The fact that lockdowns hurt the poorest should not come as surprise to anyone. It is something that experts have been warning since the beginning. But regardless of experts’ opinions, it is common sense: if someone’s source of income is removed from them, they are unable to buy the necessities in order to live.
A paper published in the December 2020 issue of the Indian Journal of Tuberculosis warned: “In India, Covid-19 related lockdown may double levels of poverty, exacerbate food insecurity and disrupt TB services.”
And in October 2020, WHO’s Dr. David Nabarro told Spectator TV such restrictive measures should only be treated as a last resort. He said tight restrictions cause significant harm, particularly on the global economy.
“Lockdowns just have one consequence that you must never, ever belittle, and that is making poor people an awful lot poorer.
“Look what’s happened to smallholder farmers all over the world. Look what’s happening to poverty levels. It seems that we may well have a doubling of world poverty by next year. We may well have at least a doubling of child malnutrition.”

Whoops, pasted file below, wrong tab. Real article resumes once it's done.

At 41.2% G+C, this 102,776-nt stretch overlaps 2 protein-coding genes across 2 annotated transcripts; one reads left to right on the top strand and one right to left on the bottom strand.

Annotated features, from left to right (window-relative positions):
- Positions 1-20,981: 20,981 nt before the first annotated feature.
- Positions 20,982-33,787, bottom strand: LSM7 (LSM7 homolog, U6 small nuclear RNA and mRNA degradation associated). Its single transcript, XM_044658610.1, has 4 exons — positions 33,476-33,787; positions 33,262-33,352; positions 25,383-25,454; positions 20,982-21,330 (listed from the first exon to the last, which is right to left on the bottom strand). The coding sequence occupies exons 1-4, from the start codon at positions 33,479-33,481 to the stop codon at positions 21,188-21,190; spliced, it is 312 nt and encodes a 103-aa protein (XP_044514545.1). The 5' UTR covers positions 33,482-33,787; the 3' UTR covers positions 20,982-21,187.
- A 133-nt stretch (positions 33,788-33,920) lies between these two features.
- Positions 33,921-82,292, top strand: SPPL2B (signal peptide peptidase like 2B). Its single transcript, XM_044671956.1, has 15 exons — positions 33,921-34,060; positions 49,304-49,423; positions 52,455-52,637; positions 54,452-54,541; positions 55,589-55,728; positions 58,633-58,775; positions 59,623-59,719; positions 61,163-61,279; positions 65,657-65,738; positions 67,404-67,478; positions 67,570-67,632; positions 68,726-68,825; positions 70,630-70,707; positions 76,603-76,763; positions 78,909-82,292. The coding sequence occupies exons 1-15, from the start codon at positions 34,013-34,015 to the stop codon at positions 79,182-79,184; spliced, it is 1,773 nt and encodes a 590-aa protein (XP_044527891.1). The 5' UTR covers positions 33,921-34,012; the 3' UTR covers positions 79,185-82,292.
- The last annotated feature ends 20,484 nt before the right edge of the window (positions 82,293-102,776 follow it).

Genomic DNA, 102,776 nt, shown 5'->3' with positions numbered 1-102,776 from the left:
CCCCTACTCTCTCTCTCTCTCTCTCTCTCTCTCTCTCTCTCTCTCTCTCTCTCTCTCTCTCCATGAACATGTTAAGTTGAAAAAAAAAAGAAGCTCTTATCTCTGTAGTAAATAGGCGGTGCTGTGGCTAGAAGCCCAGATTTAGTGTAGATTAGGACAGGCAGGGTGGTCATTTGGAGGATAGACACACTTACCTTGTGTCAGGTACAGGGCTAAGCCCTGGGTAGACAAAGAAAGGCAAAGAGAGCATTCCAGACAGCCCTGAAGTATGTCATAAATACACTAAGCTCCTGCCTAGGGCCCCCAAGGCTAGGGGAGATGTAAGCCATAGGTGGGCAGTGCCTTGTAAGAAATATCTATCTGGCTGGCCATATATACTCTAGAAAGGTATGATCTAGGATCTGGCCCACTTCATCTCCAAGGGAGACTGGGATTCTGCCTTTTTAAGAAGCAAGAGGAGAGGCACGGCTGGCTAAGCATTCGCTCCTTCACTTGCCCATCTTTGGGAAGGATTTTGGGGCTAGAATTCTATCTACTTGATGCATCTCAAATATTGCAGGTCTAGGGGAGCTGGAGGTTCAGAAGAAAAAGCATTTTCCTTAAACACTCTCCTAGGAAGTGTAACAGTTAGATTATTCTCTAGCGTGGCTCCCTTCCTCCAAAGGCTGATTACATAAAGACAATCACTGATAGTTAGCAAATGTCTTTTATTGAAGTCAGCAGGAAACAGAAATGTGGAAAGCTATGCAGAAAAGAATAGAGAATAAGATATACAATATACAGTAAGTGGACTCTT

In Western so-called “democracies” the trend that poor families are hardest hit by the “pandemic” is the same, even with the financial assistance given by governments. In February 2021, a reminder of the devastating and long-term effects of Covid lockdowns and restrictions in the UK was published in the British Medical Journal (“BMJ”):
“Predicted long term economic effects include loss of future earnings and unemployment, pushing more adults, particularly parents, into poverty. The effect of the pandemic on employment is predicted to be 10 times greater than that of the 2008 financial crisis, which led to a sharp increase in suicides and mental illness. The pandemic induced recession is likely to have a similarly damaging effect on mental health.
“By far the most devastating long-term costs of the pandemic are likely to fall on today’s children as they grow, develop, and forge their own economic futures. Child poverty is already the biggest threat to child health and development in the UK and globally, so the predicted increase is concerning.”
Did anyone listen to the numerous warnings about Covid lockdown harms? No. Wealthier people, believing they are “saving” themselves, go along with the global scientific dictatorship – helping the rich to get richer – never once stopping to consider what impact wrapping their comfort blankets around themselves is having on those less fortunate. Is this the “new normal”?
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Long live Rhodesia.